OTTAWA — The federal government is telling an appeal court it had to provide U.S. authorities with customer information from Canadian banks to avoid possibly “catastrophic effects” on Canada’s economy.
The U.S. Foreign Account Tax Compliance Act, known as FATCA, requires banks and other institutions in countries outside the United States to report information about accounts held by U.S. individuals, including Canadians with dual citizenship.
Among the information from Canada being shared with the U.S. are the names and addresses of account holders, account numbers, account balances, and details such as interest, dividends and other income.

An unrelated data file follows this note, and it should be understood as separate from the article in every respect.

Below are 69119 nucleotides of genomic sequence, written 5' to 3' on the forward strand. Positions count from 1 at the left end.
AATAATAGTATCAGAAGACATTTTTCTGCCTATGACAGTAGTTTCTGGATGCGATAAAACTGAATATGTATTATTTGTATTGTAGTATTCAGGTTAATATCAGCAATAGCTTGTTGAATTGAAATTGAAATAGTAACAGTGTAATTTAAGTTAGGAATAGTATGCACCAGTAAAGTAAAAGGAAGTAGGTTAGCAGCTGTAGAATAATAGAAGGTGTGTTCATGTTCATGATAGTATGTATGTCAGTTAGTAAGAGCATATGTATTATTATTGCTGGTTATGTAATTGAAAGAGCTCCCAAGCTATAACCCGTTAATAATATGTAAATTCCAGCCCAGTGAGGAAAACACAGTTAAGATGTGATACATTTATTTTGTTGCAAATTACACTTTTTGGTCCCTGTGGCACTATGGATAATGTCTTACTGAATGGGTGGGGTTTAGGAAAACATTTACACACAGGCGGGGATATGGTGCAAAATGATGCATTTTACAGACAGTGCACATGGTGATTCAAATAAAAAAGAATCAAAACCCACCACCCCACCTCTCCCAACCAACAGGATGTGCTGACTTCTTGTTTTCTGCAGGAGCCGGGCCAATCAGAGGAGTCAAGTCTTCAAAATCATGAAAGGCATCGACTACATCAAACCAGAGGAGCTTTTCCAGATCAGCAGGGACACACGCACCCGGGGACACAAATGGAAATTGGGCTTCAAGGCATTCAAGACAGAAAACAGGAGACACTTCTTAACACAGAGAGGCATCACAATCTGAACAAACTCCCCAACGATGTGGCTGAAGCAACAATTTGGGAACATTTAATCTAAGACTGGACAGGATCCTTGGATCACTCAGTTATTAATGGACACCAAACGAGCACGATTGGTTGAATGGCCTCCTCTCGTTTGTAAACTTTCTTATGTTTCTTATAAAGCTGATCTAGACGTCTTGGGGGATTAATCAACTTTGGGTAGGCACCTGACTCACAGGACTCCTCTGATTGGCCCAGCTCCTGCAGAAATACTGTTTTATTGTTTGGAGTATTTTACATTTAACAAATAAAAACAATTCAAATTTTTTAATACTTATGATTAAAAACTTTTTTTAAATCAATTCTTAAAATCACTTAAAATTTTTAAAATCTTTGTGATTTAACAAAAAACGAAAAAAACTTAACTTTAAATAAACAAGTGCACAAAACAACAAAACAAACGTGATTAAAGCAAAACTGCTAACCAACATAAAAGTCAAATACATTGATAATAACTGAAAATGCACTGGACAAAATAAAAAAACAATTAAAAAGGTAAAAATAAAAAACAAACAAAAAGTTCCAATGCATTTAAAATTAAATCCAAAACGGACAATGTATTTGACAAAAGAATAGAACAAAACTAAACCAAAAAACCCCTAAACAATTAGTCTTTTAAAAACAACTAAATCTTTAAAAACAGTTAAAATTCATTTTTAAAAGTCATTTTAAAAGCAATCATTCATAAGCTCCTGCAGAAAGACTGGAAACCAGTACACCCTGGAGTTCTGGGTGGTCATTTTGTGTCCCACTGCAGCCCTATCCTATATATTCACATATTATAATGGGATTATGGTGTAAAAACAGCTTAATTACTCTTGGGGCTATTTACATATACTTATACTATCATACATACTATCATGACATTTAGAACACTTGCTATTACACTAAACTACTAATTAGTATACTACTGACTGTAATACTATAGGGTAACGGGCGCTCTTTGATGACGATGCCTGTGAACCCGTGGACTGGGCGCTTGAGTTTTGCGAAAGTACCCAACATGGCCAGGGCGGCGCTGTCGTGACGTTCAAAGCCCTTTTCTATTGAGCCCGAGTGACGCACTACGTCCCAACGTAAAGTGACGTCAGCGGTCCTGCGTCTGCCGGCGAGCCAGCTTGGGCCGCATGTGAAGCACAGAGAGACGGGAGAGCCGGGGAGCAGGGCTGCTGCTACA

In a newly filed submission to the Federal Court of Appeal, the Canadian government says failure to comply would have had serious effects on Canada’s financial sector, its customers and the broader economy.
Two U.S.-born women who now live in Canada, Gwendolyn Louise Deegan and Kazia Highton, challenged the constitutionality of Canadian provisions implementing the 2014 agreement between the countries that makes the information-sharing possible.
The two unsuccessfully argued in Federal Court that the provisions breach the Charter of Rights guarantee preventing unreasonable seizure, and they now want the Court of Appeal to overturn the ruling.
This report by The Canadian Press was first published March 2, 2021.
The Canadian Press